Are you wondering whether there's a difference between 'spoilt' vs 'spoiled,' or are they interchangeable? Look no further; all will be revealed in this article.
In short, the answer depends on where you are based. If you're in the United States, 'spoiled' is always the preferred word. If you're in the United Kingdom, you'll want to use 'spoiled' in some instances and 'spoilt' in others.
These two words are sometimes interchangeable, sometimes not. It depends on the context of your sentence.
If you're using the past indefinite tense, as in you're speaking of an event that has already occurred, then you'll want to use 'spoiled' no matter where you are.
If you're using the past participle, you'll still use 'spoiled' if you're in the US, but you'll use 'spoilt' if you're in the UK.
This makes the verb 'spoil' both a regular and irregular verb. 'Spoiled' is the regular form of the verb because it follows the usual conventions of conjugating a verb into the past indefinite or past participle tense: add -ed at the end. 'Spoilt' is the irregular form of the verb.
There are many other examples of such regular/irregular verbs that differ depending on where you are based. Some of the few we have covered include the following:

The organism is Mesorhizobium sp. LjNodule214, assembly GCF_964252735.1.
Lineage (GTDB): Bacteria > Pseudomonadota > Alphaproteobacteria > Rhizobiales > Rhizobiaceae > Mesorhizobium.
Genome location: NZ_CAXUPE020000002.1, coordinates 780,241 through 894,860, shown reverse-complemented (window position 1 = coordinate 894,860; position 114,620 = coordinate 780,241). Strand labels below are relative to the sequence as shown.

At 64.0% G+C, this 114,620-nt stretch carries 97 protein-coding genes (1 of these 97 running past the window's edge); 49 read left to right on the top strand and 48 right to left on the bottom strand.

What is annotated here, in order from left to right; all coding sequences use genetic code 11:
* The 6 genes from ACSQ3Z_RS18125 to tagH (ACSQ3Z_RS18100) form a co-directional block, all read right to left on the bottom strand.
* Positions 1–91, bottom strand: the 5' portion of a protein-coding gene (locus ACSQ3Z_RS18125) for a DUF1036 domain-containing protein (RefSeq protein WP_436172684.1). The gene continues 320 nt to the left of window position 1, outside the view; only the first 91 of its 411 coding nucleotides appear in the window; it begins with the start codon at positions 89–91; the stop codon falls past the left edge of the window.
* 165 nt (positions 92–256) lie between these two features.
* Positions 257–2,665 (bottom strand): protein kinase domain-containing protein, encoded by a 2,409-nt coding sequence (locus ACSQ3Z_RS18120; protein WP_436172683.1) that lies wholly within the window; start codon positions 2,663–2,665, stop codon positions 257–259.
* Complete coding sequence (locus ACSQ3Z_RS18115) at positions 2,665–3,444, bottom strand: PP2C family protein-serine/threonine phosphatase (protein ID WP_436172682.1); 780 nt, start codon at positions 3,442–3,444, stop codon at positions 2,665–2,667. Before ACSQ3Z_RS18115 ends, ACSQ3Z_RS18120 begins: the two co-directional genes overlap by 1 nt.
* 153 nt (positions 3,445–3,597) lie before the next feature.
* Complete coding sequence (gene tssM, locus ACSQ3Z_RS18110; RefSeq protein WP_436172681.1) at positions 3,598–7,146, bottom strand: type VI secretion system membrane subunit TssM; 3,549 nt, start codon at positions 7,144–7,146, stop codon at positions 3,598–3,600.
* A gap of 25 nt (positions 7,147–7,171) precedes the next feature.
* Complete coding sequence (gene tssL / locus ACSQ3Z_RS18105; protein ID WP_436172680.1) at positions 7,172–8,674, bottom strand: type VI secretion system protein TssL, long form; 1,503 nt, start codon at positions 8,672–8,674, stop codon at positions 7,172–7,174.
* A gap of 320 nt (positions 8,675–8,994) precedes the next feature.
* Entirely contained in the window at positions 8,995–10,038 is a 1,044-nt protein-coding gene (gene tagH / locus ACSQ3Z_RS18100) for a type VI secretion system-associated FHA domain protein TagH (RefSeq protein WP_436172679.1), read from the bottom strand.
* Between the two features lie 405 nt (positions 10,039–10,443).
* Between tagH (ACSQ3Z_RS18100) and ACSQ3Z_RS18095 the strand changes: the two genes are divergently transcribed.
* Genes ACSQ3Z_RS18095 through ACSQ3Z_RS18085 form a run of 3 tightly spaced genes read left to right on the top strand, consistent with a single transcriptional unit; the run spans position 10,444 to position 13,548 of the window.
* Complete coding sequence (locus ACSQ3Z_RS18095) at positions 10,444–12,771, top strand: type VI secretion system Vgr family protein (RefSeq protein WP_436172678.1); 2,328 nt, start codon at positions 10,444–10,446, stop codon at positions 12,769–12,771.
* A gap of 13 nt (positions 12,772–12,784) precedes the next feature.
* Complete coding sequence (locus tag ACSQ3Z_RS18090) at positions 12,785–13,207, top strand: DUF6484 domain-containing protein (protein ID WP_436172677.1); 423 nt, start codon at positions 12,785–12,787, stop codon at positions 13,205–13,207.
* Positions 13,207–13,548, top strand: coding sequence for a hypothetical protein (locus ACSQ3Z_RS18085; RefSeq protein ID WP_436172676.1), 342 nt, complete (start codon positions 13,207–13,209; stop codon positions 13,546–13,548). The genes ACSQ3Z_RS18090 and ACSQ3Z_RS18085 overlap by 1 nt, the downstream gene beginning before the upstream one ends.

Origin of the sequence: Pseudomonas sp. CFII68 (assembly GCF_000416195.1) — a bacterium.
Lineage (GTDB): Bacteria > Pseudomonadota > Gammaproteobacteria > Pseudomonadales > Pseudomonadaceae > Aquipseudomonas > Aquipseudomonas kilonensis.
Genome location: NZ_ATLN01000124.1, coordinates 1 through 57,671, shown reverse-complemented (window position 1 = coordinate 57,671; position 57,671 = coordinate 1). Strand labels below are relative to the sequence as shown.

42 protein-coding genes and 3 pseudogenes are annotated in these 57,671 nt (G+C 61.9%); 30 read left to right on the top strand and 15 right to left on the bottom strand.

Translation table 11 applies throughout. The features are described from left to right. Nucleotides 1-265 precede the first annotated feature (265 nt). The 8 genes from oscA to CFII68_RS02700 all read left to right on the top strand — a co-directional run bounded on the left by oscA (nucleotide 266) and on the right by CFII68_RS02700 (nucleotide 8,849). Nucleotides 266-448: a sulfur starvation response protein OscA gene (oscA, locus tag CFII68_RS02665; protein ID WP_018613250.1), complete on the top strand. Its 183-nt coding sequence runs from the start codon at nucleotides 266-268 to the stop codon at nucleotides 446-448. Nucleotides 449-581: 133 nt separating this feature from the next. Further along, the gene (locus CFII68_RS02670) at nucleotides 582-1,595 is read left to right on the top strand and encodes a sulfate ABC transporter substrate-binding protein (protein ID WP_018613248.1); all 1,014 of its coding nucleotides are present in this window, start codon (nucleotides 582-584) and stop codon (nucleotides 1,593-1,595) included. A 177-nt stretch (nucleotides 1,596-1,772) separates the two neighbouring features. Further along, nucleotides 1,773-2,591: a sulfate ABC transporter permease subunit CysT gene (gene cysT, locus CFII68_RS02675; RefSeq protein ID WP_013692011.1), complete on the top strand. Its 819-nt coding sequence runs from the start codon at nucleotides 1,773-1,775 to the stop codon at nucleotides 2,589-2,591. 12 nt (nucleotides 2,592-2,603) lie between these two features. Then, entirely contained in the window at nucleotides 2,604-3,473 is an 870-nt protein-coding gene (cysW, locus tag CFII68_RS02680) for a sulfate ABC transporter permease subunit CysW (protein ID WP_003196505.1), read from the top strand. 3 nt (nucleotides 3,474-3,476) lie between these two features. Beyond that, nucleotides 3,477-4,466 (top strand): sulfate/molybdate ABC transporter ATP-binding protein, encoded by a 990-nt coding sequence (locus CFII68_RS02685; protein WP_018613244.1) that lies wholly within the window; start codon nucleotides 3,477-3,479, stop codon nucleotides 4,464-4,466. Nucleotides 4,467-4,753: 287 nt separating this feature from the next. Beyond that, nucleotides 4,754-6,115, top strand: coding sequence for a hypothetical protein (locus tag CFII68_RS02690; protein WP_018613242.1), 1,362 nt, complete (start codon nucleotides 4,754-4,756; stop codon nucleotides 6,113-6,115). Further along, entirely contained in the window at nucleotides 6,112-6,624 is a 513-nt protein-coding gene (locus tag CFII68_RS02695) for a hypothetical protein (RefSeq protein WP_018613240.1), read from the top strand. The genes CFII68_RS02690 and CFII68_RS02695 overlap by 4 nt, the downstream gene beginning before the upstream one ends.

To spoil someone is to treat them with excessive generosity or lenience. To spoil something is "to destroy or reduce the pleasure, interest, or beauty" of it. You can also spoil food, meaning it goes bad and is no longer edible, or you can spoil a ballot paper, meaning your vote is no longer valid.
'Spoilt' and 'spoiled' are different tenses of the verb 'to spoil.'
But 'spoiled' and 'spoilt' can also be an adjective to refer to someone who is spoiled. A common example is a spoiled child who always gets what they want. In this sense, 'spoiled' is most common in the US and 'spoilt' is more common in the UK, just like the past participle.
So how do you pronounce these words? First of all, let's take a look at how the International Phonetic Alphabet spells them. It spells 'spoilt' like this:
And 'spoiled' like this:
And when you say these words, they sound like this:
Time to look at some examples of these words in a sentence. Since they both have the same meaning and they only change depending on your location, I'll use them both interchangeably in the following examples.
My birthday party is completely spoilt, thanks to both of you.
I forgot to put the vegetables in the fridge, so they spoiled overnight.
His ballot was spoilt because he wrote a message on the piece of paper.
Being a teacher takes a lot of patience; many of the children are used to being spoiled at home.
She's a spoilt child who doesn't understand there are consequences to her actions.
After reading this article, I hope you feel more confident about using 'spoilt' and 'spoiled.' If in doubt, just use 'spoiled' as that's always guaranteed to be correct.
Visit our blog to learn more confusing words and other American vs British English variations.
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